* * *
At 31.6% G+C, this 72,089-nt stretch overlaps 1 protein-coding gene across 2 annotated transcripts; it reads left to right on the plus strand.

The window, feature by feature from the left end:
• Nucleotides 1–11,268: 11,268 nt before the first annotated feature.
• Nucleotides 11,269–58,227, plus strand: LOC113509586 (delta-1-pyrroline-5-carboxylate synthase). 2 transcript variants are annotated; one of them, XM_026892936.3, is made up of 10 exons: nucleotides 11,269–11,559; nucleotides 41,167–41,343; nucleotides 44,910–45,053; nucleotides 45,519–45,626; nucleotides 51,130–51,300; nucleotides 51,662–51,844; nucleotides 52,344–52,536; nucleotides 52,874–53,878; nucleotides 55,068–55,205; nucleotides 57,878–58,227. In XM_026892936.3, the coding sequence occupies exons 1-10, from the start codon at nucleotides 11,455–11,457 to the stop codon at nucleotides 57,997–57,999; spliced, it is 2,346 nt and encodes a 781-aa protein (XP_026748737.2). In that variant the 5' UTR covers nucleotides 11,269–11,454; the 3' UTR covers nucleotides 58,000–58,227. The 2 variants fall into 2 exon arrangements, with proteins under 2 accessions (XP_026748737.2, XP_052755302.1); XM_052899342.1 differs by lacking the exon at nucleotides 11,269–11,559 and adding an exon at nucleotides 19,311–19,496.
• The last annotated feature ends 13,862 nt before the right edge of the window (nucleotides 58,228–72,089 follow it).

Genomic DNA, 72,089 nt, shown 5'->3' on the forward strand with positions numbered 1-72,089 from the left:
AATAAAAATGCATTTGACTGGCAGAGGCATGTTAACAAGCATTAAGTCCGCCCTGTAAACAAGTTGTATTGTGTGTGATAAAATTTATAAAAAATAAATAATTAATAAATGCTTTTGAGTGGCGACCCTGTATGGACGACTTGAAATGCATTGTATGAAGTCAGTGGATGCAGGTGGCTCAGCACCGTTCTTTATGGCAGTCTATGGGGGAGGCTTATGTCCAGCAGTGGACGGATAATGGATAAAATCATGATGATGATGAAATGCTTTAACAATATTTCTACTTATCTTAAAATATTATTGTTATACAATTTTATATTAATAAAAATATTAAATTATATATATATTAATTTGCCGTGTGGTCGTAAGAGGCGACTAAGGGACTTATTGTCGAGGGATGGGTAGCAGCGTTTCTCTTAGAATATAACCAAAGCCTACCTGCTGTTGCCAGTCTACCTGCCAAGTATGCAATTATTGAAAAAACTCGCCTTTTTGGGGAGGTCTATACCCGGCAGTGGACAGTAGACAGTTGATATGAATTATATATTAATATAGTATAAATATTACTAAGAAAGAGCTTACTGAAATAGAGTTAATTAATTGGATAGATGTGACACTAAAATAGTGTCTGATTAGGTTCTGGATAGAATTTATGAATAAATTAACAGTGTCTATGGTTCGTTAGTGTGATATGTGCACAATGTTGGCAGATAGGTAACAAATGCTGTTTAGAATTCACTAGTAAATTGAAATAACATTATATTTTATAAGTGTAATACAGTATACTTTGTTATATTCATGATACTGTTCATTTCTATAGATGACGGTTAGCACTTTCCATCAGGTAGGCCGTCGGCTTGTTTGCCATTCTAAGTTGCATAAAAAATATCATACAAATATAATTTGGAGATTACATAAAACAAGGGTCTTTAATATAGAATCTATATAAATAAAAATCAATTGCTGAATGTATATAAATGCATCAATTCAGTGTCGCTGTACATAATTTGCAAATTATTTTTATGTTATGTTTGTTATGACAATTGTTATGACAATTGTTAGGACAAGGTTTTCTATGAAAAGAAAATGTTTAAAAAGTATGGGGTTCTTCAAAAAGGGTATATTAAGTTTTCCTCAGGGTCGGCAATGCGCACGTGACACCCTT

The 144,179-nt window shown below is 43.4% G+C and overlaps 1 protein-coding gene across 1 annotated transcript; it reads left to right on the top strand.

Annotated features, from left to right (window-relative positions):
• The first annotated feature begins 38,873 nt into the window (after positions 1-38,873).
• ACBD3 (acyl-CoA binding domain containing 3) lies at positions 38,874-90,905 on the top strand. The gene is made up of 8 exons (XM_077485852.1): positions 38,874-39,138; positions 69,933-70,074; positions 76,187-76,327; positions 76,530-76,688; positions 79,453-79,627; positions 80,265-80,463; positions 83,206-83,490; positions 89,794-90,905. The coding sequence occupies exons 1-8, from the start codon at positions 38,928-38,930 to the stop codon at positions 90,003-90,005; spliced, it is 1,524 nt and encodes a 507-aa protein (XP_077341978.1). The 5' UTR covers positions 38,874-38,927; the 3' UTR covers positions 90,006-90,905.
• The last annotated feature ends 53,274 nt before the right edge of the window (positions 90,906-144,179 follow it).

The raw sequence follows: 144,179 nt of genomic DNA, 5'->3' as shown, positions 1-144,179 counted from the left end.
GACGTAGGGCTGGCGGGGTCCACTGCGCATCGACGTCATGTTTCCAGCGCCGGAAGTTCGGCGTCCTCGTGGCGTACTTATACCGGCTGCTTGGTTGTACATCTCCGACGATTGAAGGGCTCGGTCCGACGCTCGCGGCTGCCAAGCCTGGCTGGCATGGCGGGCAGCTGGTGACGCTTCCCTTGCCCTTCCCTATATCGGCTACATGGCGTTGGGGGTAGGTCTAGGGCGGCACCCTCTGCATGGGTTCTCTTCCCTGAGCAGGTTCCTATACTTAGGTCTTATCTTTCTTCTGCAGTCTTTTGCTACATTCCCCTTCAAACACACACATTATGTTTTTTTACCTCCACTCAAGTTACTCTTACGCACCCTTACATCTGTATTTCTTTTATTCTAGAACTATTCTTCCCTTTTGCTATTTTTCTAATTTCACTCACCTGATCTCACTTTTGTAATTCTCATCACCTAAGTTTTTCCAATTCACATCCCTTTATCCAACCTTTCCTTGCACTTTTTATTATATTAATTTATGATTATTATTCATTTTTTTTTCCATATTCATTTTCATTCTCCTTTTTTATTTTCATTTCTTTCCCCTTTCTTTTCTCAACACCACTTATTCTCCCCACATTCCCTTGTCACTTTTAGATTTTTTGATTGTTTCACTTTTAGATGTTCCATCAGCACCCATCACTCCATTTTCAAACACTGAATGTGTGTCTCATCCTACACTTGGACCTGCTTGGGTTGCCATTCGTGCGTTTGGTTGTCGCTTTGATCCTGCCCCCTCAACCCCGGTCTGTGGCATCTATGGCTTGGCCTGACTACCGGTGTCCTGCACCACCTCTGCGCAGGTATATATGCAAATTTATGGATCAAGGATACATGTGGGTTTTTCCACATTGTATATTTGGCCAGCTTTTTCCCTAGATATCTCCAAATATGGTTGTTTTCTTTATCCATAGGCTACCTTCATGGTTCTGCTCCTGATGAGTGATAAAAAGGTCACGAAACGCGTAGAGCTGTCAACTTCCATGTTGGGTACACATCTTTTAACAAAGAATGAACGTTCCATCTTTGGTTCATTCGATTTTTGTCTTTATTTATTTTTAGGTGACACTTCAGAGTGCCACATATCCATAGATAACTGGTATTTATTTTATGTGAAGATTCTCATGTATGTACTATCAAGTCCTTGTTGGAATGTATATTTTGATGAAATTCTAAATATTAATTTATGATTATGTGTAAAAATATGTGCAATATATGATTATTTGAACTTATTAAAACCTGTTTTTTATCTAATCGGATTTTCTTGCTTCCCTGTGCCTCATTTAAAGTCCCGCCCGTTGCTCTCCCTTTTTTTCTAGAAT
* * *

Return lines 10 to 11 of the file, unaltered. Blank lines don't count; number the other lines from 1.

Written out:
• The first annotated feature begins 38,873 nt into the window (after positions 1-38,873).
• ACBD3 (acyl-CoA binding domain containing 3) lies at positions 38,874-90,905 on the top strand. The gene is made up of 8 exons (XM_077485852.1): positions 38,874-39,138; positions 69,933-70,074; positions 76,187-76,327; positions 76,530-76,688; positions 79,453-79,627; positions 80,265-80,463; positions 83,206-83,490; positions 89,794-90,905. The coding sequence occupies exons 1-8, from the start codon at positions 38,928-38,930 to the stop codon at positions 90,003-90,005; spliced, it is 1,524 nt and encodes a 507-aa protein (XP_077341978.1). The 5' UTR covers positions 38,874-38,927; the 3' UTR covers positions 90,006-90,905.